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Thursday, 15 August 2013 00:00

Can we take action over zero-hours contracts?

by Gregor Gall

The National Dock Labour Scheme of 1947 might hint at the way forward

The rise and rise of zero-hours contracts, with well in excess of one million workers now subject to them, is a grave challenge to workers' rights and the union movement.

The contracts are the ultimate expression of what Tony Blair boasted about when he said that Britain had the most flexible - read deregulated - economy in the Western world.

The contracts are found among private-sector employers such as Sports Direct, McDonalds, Domino's Pizzas, Burger King, Cineworld and JD Wetherspoon pubs as well as parts of the public sector like the NHS and higher education and in the voluntary sector.

More often than not these are the unorganised - at least in union terms - sectors of the economy.

The double bind with zero-hours contracts is that not only is there no guaranteed work or income but those on them are not free to look for other work.

Some without full-time work have managed to get by through having several part-time jobs. This is not possible when someone on zero-hours contracts does not know when, and sometimes where, they will get work.

There are only small handfuls of workers at the very top end of the labour market that benefit from zero-hours contracts. Having taken early retirement or made a career change with substantial personal wealth behind them, these types of professionals can withstand not having guaranteed work and treat their work when they get it as a hobby - something to occupy their time and keep them interested, rather than as an income they depend upon.

Difficult and challenging as this situation is - because those at the bottom end of the labour market are the more insecure and vulnerable - labour history does show that it is possible for these types of workers to win protection.

The most obvious case is the National Dock Labour Scheme (NDLS).

Before its creation in 1947, all dockers had to go down to the docks early in the morning to see if they'd get work that day. Some did and some did not. There was no direct employment with contracts.

The introduction of the scheme, paid for by a levy on employers, meant that all registered dockers were guaranteed a set level of income per week if they did not get a full week's work. Local boards made up of employer and union sides administered the scheme.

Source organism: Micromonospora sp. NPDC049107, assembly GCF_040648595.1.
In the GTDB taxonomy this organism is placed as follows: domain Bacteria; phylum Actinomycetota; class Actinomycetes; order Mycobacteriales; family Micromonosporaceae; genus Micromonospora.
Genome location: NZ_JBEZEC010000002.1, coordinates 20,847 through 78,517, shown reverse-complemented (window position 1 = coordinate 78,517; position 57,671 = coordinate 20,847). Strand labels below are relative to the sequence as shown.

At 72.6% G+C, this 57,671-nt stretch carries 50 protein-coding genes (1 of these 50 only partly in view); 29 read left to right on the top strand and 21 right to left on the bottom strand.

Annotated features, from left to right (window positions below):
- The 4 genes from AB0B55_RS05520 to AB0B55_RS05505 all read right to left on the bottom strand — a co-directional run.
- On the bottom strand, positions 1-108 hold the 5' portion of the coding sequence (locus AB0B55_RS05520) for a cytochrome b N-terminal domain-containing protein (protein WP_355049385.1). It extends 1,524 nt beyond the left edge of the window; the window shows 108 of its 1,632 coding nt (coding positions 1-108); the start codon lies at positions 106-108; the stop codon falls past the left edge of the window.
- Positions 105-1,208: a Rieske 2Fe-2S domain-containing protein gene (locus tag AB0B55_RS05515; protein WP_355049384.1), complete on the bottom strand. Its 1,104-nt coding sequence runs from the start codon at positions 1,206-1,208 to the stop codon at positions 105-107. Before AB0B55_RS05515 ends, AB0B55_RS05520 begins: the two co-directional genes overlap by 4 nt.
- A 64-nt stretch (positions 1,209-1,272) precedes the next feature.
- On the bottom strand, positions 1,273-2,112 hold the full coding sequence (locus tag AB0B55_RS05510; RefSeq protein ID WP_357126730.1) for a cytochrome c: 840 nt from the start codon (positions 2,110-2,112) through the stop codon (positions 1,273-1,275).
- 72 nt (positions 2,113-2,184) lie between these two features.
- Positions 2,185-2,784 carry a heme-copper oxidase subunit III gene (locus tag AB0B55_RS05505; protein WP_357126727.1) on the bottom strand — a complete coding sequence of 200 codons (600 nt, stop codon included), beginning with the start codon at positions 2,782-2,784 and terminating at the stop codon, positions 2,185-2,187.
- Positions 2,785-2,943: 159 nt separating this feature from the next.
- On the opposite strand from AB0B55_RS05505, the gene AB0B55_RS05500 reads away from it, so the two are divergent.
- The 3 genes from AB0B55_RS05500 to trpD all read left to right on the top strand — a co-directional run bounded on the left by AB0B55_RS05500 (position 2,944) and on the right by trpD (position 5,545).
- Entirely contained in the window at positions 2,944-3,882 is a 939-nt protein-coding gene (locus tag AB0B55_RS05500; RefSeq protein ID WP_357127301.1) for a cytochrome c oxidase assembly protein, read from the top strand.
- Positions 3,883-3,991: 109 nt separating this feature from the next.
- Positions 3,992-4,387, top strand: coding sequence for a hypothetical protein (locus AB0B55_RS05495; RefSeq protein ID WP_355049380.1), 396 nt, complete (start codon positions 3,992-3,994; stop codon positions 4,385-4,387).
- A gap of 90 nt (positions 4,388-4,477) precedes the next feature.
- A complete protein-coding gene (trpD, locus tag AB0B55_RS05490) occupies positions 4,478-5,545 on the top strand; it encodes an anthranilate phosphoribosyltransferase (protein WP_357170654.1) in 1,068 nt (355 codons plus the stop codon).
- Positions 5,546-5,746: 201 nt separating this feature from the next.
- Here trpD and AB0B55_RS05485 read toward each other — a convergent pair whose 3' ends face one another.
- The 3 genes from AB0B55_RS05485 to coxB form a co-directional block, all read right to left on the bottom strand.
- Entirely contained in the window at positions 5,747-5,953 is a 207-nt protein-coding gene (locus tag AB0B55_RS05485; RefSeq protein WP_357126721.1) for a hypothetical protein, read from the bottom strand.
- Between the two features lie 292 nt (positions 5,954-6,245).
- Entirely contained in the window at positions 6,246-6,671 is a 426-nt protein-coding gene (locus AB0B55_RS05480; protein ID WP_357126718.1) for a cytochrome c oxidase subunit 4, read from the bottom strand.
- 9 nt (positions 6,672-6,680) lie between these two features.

The creation of the NDLS arose out of a series of particular circumstances such as the 1945 unofficial dock strike and a mismatch of the supply and demand for dock labour that led to inefficiency.

Of course, that the dockers were well unionised and could exercise considerable industrial strategic leverage was not unrelated to the creation of the NDLS.

The state through the Clement Attlee-led Labour government intervened on the side of the dockers, but also on the side of a more efficient capitalist economy and for the benefit of capital overall.

What the existence of the NDLS showed is that forms of organisation, ultimately underpinned by the state, can be brought into existence to regulate employer activity.

But both the specific conditions as well as the more general political climate of the emerging social democratic post-war settlement are vital to understanding why it came into being, how different the general economic and political conditions are today and what needs to be done to reverse the forward march of zero-hours contracts.

The way to end zero-hours contracts is to impose a levy upon employers that use them. For example, employers could be legally obliged to guarantee a minimum weekly wage for all those that are on these contracts.

This would mean that where there was no work or very little work in a particular week, the individual worker would know that his or her income would not fall below a certain level.

Of course, this would provide something of an economic disincentive to employers to use the contracts. That is the point. A premium would have to be paid for their use.

Now let's turn to how this situation could come about.

Sufficient political pressure would have to be exerted on the incumbent government by forces outside the political mainstream. This would include forms of direct action against the users of zero-hours contracts in the way UK Uncut has targeted tax avoiders.

Labour would have to be compelled to say this is one type of flexibility too far. And unions such as Unite, Unison and GMB would have to start unionising these types of workers in a serious and widespread way so that industrial action became a possibility.

Only when all these things come together could there be a prospect of controlling the unregulated labour market form of neoliberal capitalism.

Gregor Gall is professor of industrial relations at the University of Bradford (This email address is being protected from spambots. You need JavaScript enabled to view it.)